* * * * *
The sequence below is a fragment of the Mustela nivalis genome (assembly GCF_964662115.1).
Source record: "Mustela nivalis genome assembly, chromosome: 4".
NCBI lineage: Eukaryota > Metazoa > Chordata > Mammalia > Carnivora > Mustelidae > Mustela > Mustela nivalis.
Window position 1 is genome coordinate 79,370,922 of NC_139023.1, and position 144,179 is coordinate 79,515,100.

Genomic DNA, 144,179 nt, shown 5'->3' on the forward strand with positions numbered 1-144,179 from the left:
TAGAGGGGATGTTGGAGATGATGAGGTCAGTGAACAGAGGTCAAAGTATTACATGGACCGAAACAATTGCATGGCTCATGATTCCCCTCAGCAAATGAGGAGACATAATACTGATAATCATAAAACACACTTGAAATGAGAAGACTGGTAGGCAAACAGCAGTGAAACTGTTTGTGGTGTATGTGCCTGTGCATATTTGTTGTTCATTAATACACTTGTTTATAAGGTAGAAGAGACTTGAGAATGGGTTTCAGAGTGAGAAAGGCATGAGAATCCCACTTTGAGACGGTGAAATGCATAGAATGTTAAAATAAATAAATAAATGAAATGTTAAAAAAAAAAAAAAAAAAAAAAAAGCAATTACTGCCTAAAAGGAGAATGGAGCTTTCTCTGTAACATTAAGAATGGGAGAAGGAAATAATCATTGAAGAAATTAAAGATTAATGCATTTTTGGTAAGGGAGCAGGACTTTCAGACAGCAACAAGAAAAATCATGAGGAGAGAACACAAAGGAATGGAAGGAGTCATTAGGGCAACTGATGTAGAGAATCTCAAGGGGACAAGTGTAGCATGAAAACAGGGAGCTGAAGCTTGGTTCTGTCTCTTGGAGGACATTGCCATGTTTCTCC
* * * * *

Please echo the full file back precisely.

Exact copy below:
The sequence below is a fragment of the Mustela nivalis genome (assembly GCF_964662115.1).
Source record: "Mustela nivalis genome assembly, chromosome: 4".
NCBI lineage: Eukaryota > Metazoa > Chordata > Mammalia > Carnivora > Mustelidae > Mustela > Mustela nivalis.
Window position 1 is genome coordinate 79,370,922 of NC_139023.1, and position 144,179 is coordinate 79,515,100.

Genomic DNA, 144,179 nt, shown 5'->3' on the forward strand with positions numbered 1-144,179 from the left:
TAGAGGGGATGTTGGAGATGATGAGGTCAGTGAACAGAGGTCAAAGTATTACATGGACCGAAACAATTGCATGGCTCATGATTCCCCTCAGCAAATGAGGAGACATAATACTGATAATCATAAAACACACTTGAAATGAGAAGACTGGTAGGCAAACAGCAGTGAAACTGTTTGTGGTGTATGTGCCTGTGCATATTTGTTGTTCATTAATACACTTGTTTATAAGGTAGAAGAGACTTGAGAATGGGTTTCAGAGTGAGAAAGGCATGAGAATCCCACTTTGAGACGGTGAAATGCATAGAATGTTAAAATAAATAAATAAATGAAATGTTAAAAAAAAAAAAAAAAAAAAAAAAGCAATTACTGCCTAAAAGGAGAATGGAGCTTTCTCTGTAACATTAAGAATGGGAGAAGGAAATAATCATTGAAGAAATTAAAGATTAATGCATTTTTGGTAAGGGAGCAGGACTTTCAGACAGCAACAAGAAAAATCATGAGGAGAGAACACAAAGGAATGGAAGGAGTCATTAGGGCAACTGATGTAGAGAATCTCAAGGGGACAAGTGTAGCATGAAAACAGGGAGCTGAAGCTTGGTTCTGTCTCTTGGAGGACATTGCCATGTTTCTCC